2. Create and staff new JBoss projects. JBoss Seam, JBoss Portal, JBoss Messaging, JBoss Web Services, and JBoss ESB are examples of projects that fit this category.
  3. Identify complementary open source projects and recruit them to join our community. Hibernate, JBoss jBPM, and JBoss Rules are examples here.
  4. Free great proprietary/closed source technology. Let me use three examples to illustrate this further.

JBoss Transactions is an example of great technology that was previously proprietary. We worked with HP and Arjuna on freeing that technology so we could enhance our middleware technologies and open up technology to the benefit of the larger community.

Our partnership with Exadel is actually a blend of two approaches. We've added their open source technologies to our community as JBoss Ajax4jsf and JBoss RichFaces. And we are working with them on freeing their great Exadel Studio Pro technology at Those who want to consume the individual Eclipse plug-ins will have that ability. Those interested in getting all of the Exadel, JBoss, and Red Hat Eclipse tools in an integrated and tested offering will be interested in the Red Hat Developer Studio.

Finally, our new Hibernate Shards project was developed by Software Engineers at Google who created some really cool technology built on Hibernate and then decided to free that great technology for the benefit of the broader community. Max Ross at Google describes the process in his Ode to Hibernate blog. Thanks Max, Tomislav, and Maulik and welcome to the community!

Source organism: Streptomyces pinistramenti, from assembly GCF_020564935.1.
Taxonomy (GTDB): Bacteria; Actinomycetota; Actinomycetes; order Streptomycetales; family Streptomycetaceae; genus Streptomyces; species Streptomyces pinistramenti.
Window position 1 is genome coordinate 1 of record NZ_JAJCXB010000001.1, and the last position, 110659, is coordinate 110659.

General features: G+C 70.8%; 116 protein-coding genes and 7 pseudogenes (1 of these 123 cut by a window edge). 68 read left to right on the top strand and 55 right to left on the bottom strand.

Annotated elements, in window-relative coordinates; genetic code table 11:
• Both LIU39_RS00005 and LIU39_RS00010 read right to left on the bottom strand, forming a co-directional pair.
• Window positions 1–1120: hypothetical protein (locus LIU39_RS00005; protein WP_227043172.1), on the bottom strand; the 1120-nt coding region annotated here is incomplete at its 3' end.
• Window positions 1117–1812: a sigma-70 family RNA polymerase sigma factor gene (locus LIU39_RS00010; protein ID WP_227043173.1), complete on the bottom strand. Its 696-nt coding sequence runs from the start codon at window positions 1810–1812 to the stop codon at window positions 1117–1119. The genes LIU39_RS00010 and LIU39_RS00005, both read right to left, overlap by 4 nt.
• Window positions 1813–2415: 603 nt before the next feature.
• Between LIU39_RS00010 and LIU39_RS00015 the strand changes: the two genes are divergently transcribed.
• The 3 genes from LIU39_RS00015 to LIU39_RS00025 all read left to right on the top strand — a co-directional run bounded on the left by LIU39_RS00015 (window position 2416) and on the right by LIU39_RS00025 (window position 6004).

As I mentioned in my blog on Open Source Community, while I consider the open source projects and people who work directly on those projects as the core neighborhood within the "community", I do think the definition of community is broader and includes neighborhoods that extend beyond the core neighborhood.

I love working at a company whose core strategy is focused on constantly extending our community so we can free more and more great technology. It is much more difficult for proprietary closed-source sofware companies to follow suit since they are continually lured by the siren’s song of license sales and using “open source” as a marketing tick rather than as their raison d'etre.

Monday, March 19, 2007

Open Source Community and Barack Obama

So you are wondering what Barack Obama and the open source community have to do with eachother? Well I've been catching up on blogland recently and came across a few new posts arguing the definition of open source community and implying the way we do things at JBoss is less pure than it should be. The argument laid out by posts like these actually reminds me of the wave of press focused on the question: Is Obama Black Enough?